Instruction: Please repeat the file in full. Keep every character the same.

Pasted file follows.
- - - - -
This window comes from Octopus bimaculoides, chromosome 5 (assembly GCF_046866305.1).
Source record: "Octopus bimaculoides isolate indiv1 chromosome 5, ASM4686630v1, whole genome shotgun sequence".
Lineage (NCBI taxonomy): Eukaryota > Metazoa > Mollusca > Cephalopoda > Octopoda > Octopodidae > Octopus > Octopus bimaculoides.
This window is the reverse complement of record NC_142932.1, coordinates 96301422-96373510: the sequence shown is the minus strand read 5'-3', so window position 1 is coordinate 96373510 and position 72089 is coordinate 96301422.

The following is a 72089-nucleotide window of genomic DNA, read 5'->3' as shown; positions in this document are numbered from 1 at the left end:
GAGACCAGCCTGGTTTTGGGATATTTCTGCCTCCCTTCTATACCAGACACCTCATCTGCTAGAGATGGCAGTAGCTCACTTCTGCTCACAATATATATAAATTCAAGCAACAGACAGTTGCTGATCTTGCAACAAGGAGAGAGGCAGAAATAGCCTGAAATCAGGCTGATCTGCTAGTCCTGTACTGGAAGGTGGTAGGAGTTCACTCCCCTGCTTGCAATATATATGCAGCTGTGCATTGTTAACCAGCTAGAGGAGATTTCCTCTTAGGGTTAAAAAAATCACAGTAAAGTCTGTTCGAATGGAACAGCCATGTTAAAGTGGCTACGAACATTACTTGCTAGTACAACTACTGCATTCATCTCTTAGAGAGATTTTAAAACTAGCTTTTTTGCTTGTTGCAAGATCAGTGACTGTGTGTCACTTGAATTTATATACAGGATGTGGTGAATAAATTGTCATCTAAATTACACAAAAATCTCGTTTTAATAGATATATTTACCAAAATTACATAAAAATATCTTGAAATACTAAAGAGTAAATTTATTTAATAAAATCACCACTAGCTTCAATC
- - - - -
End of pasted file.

This window comes from Octopus bimaculoides, chromosome 5 (assembly GCF_046866305.1).
Source record: "Octopus bimaculoides isolate indiv1 chromosome 5, ASM4686630v1, whole genome shotgun sequence".
Lineage (NCBI taxonomy): Eukaryota > Metazoa > Mollusca > Cephalopoda > Octopoda > Octopodidae > Octopus > Octopus bimaculoides.
This window is the reverse complement of record NC_142932.1, coordinates 96301422-96373510: the sequence shown is the minus strand read 5'-3', so window position 1 is coordinate 96373510 and position 72089 is coordinate 96301422.

The following is a 72089-nucleotide window of genomic DNA, read 5'->3' as shown; positions in this document are numbered from 1 at the left end:
GAGACCAGCCTGGTTTTGGGATATTTCTGCCTCCCTTCTATACCAGACACCTCATCTGCTAGAGATGGCAGTAGCTCACTTCTGCTCACAATATATATAAATTCAAGCAACAGACAGTTGCTGATCTTGCAACAAGGAGAGAGGCAGAAATAGCCTGAAATCAGGCTGATCTGCTAGTCCTGTACTGGAAGGTGGTAGGAGTTCACTCCCCTGCTTGCAATATATATGCAGCTGTGCATTGTTAACCAGCTAGAGGAGATTTCCTCTTAGGGTTAAAAAAATCACAGTAAAGTCTGTTCGAATGGAACAGCCATGTTAAAGTGGCTACGAACATTACTTGCTAGTACAACTACTGCATTCATCTCTTAGAGAGATTTTAAAACTAGCTTTTTTGCTTGTTGCAAGATCAGTGACTGTGTGTCACTTGAATTTATATACAGGATGTGGTGAATAAATTGTCATCTAAATTACACAAAAATCTCGTTTTAATAGATATATTTACCAAAATTACATAAAAATATCTTGAAATACTAAAGAGTAAATTTATTTAATAAAATCACCACTAGCTTCAATC